Posted by: | 23rd Jun, 2009

Assessment Tools


I was thrilled to learn that I had to develop an exam for my Moodle course. While I rarely give my students exams outside out mathematics, I usually cap off my novel studies with a written exam. Many of the questions I formatted into my Moodle course on The Outsiders (1967) are questions taken directly from my hard-copy exams that I use each year. My exam assesses general reading comprehension, characterization, literary themes, and symbolism. These are all foundational curriculum objectives at my grade level. In the end, I developed an exam that contained:

  • 25 Multiple Choice Questions
  • 10 Matching Questions
  • 2 Short Answer Questions
  • 2 Essay Questions

The exam is programed so that it will be automatically graded, save for the two essay questions which require manually grading. I have set a time limit of 90 minutes for students to complete the exam. I also took the time to pre-programme post-exam feedback for the students based on their overall performance. My final question included an embedded image.

A Few Thoughts

  • Formatting the exam was relatively easy, but could have been much easier. For example, although I consulted two Moodle guides and tried various approaches, I was unable to create more than one multiple choice question at a time. I was hoping to be able to edit many multiple choice questions on one page as opposed to formatting them one at a time-what a pain.
  • Moodle’s definition of a short answer question is at odds with mine. In order to take advantage of auto-grading, short answer questions need to be designed in an closed-structure, with designated accepted answers. In my opinion, a short answer question should require students two write two or three sentences as a response. An essay question should require several paragraphs. Therefore, if one is only looking for a one or two word response, perhaps a cloze procedure is a better choice.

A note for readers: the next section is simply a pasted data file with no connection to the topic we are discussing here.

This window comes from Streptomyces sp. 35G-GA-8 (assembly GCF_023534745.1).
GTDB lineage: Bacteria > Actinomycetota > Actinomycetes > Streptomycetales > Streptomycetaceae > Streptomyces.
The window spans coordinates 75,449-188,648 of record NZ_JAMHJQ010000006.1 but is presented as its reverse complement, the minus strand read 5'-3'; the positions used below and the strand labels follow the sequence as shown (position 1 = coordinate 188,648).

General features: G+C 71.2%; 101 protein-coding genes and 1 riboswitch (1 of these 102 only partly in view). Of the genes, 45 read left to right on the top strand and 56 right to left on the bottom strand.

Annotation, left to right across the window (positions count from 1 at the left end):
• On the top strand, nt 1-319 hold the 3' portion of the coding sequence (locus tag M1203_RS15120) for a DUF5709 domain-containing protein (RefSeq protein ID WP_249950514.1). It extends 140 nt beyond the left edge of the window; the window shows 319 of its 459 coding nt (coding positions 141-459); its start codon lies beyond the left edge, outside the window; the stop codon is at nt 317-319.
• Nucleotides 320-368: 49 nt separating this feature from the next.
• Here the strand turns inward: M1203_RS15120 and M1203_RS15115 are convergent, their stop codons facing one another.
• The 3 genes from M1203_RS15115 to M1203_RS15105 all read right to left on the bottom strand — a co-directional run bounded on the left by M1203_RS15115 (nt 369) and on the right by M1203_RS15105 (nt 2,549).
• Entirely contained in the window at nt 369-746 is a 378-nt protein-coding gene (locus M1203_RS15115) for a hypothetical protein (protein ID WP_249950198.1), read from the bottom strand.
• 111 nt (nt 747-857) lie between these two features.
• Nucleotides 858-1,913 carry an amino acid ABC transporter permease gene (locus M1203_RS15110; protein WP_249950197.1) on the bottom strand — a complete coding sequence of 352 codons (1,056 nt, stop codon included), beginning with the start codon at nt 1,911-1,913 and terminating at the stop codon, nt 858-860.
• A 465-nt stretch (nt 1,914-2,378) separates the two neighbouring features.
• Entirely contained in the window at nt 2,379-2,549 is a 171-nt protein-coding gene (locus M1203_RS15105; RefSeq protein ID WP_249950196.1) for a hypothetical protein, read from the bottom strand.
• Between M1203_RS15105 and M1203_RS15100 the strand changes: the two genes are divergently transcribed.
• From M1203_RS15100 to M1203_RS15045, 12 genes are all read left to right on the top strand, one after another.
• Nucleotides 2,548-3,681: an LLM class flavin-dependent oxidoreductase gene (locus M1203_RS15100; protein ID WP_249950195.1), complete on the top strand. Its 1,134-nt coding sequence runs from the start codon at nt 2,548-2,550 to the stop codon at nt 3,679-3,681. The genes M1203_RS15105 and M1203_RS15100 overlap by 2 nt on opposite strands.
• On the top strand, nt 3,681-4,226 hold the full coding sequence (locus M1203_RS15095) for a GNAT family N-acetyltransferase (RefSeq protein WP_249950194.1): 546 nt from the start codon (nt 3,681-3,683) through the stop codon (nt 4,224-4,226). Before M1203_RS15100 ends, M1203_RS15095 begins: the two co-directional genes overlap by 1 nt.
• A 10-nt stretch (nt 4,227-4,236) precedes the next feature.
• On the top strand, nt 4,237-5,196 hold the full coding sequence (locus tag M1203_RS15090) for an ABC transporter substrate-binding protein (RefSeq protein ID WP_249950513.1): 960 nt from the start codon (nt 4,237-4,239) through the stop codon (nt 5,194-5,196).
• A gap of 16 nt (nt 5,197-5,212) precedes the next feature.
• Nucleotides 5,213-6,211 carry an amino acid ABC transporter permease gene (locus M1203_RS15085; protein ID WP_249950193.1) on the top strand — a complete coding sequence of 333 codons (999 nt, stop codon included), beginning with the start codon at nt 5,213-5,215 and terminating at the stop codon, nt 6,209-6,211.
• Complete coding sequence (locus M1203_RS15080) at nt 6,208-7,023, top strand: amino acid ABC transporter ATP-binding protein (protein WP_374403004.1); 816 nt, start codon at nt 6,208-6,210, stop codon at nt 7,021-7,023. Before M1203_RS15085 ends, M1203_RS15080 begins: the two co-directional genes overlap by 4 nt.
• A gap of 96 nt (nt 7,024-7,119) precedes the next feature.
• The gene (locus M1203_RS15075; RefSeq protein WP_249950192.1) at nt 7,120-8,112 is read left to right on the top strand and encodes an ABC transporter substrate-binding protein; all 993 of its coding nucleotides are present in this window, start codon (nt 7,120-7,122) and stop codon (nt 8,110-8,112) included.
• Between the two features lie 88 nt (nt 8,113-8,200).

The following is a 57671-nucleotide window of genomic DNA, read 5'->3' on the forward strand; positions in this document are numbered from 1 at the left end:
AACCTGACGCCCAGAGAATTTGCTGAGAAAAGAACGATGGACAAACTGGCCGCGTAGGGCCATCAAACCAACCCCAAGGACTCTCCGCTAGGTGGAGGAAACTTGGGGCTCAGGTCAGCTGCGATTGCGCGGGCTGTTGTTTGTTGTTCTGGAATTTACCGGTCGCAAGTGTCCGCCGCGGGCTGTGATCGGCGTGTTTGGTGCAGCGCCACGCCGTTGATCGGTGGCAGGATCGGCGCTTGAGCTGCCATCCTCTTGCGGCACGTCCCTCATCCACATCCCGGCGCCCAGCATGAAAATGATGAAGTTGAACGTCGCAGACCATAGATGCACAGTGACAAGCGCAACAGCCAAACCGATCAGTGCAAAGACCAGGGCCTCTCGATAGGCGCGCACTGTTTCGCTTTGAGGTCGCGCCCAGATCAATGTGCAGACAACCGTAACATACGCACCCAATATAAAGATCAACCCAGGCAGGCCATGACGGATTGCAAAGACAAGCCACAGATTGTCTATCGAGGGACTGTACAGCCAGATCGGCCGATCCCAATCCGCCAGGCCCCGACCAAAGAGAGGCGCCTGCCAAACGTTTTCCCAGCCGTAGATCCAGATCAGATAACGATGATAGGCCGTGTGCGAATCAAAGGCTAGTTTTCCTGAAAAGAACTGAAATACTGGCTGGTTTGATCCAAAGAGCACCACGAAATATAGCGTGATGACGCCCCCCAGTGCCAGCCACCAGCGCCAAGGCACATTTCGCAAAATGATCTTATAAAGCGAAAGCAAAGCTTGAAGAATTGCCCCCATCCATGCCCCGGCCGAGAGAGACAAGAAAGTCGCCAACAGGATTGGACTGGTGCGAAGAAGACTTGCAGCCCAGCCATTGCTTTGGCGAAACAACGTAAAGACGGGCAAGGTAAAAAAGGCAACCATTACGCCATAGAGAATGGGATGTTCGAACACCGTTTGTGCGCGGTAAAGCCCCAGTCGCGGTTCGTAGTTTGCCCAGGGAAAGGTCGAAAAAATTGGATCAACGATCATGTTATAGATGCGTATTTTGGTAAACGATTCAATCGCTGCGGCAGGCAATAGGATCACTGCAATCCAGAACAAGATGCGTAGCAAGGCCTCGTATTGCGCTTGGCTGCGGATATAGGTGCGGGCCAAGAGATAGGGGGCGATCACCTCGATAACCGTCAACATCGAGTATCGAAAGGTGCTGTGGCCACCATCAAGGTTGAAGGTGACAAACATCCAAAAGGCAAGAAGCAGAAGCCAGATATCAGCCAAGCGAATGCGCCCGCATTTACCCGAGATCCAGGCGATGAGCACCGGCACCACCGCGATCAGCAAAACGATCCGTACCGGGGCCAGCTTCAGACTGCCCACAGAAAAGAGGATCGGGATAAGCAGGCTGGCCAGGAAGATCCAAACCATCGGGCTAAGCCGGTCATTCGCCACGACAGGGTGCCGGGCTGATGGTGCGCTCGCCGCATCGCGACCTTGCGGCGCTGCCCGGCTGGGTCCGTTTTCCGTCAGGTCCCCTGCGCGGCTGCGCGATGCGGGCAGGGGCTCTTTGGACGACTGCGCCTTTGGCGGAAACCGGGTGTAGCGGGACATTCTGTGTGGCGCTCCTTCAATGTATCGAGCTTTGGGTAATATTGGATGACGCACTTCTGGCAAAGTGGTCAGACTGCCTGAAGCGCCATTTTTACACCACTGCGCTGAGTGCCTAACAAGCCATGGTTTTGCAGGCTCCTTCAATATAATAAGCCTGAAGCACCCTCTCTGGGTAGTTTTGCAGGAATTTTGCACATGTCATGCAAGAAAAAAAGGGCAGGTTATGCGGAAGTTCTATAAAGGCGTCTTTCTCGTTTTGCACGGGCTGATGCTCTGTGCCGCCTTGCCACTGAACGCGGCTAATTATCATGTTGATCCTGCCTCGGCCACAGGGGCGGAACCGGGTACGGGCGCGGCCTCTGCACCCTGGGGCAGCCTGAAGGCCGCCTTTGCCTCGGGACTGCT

• Three cheers for auto-assess! This will save me a great deal of time. I’ll only have to manual grade a small number of questions before I provide additional feedback and send the marks to the grade book. This is certainly one of the benefits to using a Moodle exam over a hard-copy exam. No problems here!
  • I like the idea of shuffling the questions to discourage cheating. If my students complete the exam during class time like I had planned, I want o make sure they are providing an individual effort. Something else to consider is that my students know how to use Blue-tooth file transferring between Mac machines. I can just imagine some of them using Blue-tooth to collaborate on exam answers.

In the Future

  • I’d like to find out more about how one could adapt a Moodle exam to meet the needs of all my learners. Each year, I have one or two students who require a scribe in order to complete a written exam. I wonder if I could use a text-to-speech tool in Moodle to faciltiate this.
  • What can one do about students who are absent from school during the exam? I suppose the student could take the exam from home if possible, but what if they can’t? I am concerned about this if the exam is set for a selective release and has a time limit. Can one simply edit the release date to accomodate one or two students who missed the first exam?
  • A with any learning technology, there is always a chance that it will fail us when we need it most. While I enjoy a certain degree of flexibility in my teaching environment, others do not. What a nightmare it would be to have an exam scheduled during a time when the server failed or a blackout occurred. I guess always having a back-up plan is a good idea.


Hinton, S.E. (1967). The Outsiders. New York, NY: Viking Books.

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